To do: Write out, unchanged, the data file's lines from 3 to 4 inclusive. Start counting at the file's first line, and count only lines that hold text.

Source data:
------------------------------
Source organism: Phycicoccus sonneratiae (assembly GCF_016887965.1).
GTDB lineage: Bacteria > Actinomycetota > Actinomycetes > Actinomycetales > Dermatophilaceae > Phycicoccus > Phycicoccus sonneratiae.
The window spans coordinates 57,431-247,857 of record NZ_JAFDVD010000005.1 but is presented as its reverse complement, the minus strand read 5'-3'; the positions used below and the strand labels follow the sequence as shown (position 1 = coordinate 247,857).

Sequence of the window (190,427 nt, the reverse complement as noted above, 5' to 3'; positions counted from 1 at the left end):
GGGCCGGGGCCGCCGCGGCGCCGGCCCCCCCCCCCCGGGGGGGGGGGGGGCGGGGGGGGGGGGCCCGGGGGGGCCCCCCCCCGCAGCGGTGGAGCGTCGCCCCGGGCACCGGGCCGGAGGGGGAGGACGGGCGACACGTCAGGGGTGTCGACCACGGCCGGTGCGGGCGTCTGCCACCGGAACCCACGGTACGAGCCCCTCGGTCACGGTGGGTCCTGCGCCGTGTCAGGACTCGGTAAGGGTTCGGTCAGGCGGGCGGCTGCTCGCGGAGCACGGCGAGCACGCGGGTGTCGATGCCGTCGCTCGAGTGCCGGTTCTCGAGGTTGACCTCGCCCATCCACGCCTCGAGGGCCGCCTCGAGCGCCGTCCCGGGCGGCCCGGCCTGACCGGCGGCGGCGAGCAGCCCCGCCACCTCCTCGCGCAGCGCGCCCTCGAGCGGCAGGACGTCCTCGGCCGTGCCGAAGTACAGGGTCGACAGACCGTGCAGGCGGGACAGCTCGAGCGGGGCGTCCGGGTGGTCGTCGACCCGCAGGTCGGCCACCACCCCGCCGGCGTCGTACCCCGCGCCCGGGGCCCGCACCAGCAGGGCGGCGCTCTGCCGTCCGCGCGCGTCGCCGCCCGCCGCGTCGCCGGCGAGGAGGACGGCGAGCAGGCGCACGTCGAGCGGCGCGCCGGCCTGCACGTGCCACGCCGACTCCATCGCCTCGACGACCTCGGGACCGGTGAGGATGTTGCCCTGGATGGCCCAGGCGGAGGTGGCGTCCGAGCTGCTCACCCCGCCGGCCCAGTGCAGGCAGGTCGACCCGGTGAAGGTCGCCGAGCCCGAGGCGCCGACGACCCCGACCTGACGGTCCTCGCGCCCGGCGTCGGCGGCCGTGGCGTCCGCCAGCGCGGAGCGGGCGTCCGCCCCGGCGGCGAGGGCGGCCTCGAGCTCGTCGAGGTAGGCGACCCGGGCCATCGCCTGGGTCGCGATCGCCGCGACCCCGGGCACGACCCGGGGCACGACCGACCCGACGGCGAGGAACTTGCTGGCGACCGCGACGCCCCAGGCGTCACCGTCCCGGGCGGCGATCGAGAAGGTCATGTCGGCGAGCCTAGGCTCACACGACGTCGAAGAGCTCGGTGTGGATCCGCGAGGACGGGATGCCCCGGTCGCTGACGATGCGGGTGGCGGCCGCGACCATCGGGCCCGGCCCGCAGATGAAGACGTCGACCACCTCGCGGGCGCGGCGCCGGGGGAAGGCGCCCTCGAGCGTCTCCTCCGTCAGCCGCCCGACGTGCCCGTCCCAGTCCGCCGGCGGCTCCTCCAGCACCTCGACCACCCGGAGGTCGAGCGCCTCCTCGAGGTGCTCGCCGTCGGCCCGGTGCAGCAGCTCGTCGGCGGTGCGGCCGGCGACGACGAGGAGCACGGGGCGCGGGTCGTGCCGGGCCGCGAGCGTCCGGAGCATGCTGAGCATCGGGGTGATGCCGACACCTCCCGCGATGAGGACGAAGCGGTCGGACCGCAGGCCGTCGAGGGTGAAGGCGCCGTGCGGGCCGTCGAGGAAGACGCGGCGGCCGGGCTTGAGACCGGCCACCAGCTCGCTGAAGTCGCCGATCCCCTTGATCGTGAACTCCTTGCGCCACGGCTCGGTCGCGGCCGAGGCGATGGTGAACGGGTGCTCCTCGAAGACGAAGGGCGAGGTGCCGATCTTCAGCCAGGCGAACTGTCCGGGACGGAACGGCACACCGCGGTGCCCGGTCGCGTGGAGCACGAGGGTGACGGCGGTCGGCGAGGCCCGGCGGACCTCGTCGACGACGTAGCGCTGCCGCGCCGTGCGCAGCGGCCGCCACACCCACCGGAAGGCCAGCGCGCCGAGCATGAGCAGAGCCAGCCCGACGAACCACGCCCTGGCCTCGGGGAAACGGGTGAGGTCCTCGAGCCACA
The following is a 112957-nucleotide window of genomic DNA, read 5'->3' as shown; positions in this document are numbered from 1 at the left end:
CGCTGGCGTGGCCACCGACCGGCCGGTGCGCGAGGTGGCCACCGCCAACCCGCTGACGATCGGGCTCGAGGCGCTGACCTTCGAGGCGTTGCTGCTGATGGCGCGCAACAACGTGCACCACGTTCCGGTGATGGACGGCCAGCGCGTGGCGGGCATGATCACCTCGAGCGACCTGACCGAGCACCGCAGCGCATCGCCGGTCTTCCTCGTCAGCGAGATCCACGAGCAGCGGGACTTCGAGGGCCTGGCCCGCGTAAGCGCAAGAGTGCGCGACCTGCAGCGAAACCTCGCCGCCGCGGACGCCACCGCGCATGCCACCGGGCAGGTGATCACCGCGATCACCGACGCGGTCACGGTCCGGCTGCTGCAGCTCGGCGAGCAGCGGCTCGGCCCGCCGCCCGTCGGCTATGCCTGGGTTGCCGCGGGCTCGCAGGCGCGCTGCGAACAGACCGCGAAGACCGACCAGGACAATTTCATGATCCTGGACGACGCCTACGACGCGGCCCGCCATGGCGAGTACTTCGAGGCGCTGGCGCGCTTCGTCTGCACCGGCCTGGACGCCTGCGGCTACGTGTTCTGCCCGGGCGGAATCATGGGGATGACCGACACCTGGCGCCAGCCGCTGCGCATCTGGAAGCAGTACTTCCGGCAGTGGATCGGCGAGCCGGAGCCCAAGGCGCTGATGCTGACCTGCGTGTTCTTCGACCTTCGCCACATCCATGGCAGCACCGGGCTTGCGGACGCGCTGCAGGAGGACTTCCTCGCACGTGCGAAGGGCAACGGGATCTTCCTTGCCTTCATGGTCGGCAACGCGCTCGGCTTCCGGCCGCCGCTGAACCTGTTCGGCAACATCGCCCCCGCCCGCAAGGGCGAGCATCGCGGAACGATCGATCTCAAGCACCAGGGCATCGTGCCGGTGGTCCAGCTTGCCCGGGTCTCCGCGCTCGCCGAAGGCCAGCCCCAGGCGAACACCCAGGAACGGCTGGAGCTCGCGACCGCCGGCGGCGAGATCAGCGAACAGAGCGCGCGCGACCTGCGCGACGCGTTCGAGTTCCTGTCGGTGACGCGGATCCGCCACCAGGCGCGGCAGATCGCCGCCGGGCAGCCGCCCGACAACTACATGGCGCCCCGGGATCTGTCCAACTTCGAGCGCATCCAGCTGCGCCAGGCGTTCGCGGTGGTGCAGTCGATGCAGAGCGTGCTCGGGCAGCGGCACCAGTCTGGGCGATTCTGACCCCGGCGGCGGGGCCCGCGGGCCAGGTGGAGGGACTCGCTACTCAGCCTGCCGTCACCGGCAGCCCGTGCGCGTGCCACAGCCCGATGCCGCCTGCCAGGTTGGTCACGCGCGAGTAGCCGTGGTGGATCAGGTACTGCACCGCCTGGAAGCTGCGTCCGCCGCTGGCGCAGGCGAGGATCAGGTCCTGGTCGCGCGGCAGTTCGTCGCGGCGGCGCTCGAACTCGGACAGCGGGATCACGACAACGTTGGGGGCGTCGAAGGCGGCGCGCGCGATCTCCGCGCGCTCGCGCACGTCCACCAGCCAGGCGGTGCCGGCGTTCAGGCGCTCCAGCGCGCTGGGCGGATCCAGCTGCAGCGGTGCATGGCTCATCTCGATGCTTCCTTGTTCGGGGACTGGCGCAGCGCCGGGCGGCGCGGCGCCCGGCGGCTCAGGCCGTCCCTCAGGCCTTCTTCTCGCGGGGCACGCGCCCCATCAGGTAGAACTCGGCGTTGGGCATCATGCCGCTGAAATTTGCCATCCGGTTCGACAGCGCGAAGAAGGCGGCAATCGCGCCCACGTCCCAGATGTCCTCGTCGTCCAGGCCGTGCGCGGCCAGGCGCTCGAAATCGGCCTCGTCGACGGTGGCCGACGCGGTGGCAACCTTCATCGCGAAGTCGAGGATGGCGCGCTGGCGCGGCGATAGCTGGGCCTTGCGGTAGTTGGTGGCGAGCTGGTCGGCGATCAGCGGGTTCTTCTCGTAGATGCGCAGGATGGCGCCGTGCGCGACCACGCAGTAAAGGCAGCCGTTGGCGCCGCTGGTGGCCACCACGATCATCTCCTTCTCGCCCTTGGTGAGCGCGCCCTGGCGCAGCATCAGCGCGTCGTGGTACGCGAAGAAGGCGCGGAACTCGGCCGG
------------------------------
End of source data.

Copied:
The window spans coordinates 57,431-247,857 of record NZ_JAFDVD010000005.1 but is presented as its reverse complement, the minus strand read 5'-3'; the positions used below and the strand labels follow the sequence as shown (position 1 = coordinate 247,857).

Sequence of the window (190,427 nt, the reverse complement as noted above, 5' to 3'; positions counted from 1 at the left end):